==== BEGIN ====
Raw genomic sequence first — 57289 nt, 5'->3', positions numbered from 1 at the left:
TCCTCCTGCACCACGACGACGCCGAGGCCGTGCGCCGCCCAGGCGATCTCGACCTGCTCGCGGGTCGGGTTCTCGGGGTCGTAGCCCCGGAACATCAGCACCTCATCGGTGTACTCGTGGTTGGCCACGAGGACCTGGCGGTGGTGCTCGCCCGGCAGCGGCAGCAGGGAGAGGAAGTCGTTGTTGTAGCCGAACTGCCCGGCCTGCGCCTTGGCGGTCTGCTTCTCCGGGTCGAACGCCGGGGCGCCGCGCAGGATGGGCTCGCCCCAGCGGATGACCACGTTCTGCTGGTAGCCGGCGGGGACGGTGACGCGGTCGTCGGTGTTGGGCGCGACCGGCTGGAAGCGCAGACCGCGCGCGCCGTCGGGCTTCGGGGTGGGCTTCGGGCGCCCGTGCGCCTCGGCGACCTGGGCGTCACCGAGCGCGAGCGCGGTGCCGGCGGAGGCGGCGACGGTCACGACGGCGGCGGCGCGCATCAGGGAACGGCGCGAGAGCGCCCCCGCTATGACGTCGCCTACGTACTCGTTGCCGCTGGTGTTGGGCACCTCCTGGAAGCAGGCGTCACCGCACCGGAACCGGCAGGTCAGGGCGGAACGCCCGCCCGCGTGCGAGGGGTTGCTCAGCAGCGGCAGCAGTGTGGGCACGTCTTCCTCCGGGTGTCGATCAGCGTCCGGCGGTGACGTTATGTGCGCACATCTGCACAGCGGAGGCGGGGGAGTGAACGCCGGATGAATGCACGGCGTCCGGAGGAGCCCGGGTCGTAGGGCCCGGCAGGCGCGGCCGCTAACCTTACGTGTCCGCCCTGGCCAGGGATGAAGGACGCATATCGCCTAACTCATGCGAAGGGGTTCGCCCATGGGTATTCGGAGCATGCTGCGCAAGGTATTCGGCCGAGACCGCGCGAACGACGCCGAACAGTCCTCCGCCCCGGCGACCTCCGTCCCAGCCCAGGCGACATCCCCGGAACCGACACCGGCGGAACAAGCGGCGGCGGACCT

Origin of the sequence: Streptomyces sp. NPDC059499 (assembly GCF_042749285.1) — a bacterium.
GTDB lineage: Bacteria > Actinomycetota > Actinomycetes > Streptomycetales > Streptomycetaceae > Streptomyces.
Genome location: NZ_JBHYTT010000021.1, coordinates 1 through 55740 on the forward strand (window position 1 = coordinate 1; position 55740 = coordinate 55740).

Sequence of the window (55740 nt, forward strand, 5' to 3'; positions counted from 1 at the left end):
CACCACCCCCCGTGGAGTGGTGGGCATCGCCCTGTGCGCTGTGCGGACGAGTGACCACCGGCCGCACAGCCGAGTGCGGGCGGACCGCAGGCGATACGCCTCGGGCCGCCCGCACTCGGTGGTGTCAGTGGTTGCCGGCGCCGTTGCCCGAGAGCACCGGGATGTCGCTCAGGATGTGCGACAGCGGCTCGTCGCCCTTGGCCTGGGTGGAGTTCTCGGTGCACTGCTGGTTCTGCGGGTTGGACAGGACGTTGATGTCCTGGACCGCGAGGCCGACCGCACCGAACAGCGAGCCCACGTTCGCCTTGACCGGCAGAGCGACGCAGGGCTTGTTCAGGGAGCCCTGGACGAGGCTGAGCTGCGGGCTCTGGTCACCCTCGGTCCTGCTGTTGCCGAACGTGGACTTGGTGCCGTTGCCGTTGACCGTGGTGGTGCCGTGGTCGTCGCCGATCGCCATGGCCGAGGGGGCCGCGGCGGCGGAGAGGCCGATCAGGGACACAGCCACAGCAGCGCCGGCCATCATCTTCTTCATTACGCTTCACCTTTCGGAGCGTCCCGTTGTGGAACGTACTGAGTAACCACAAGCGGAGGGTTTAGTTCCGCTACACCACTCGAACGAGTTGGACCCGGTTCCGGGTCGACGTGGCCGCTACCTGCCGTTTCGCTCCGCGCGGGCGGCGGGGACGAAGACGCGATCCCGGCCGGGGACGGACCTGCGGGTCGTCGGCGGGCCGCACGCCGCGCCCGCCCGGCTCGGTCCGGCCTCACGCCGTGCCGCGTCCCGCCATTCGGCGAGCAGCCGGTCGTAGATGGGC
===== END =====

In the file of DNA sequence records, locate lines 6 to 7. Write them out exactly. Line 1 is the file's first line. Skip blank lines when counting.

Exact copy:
Sequence of the window (55740 nt, forward strand, 5' to 3'; positions counted from 1 at the left end):
CACCACCCCCCGTGGAGTGGTGGGCATCGCCCTGTGCGCTGTGCGGACGAGTGACCACCGGCCGCACAGCCGAGTGCGGGCGGACCGCAGGCGATACGCCTCGGGCCGCCCGCACTCGGTGGTGTCAGTGGTTGCCGGCGCCGTTGCCCGAGAGCACCGGGATGTCGCTCAGGATGTGCGACAGCGGCTCGTCGCCCTTGGCCTGGGTGGAGTTCTCGGTGCACTGCTGGTTCTGCGGGTTGGACAGGACGTTGATGTCCTGGACCGCGAGGCCGACCGCACCGAACAGCGAGCCCACGTTCGCCTTGACCGGCAGAGCGACGCAGGGCTTGTTCAGGGAGCCCTGGACGAGGCTGAGCTGCGGGCTCTGGTCACCCTCGGTCCTGCTGTTGCCGAACGTGGACTTGGTGCCGTTGCCGTTGACCGTGGTGGTGCCGTGGTCGTCGCCGATCGCCATGGCCGAGGGGGCCGCGGCGGCGGAGAGGCCGATCAGGGACACAGCCACAGCAGCGCCGGCCATCATCTTCTTCATTACGCTTCACCTTTCGGAGCGTCCCGTTGTGGAACGTACTGAGTAACCACAAGCGGAGGGTTTAGTTCCGCTACACCACTCGAACGAGTTGGACCCGGTTCCGGGTCGACGTGGCCGCTACCTGCCGTTTCGCTCCGCGCGGGCGGCGGGGACGAAGACGCGATCCCGGCCGGGGACGGACCTGCGGGTCGTCGGCGGGCCGCACGCCGCGCCCGCCCGGCTCGGTCCGGCCTCACGCCGTGCCGCGTCCCGCCATTCGGCGAGCAGCCGGTCGTAGATGGGC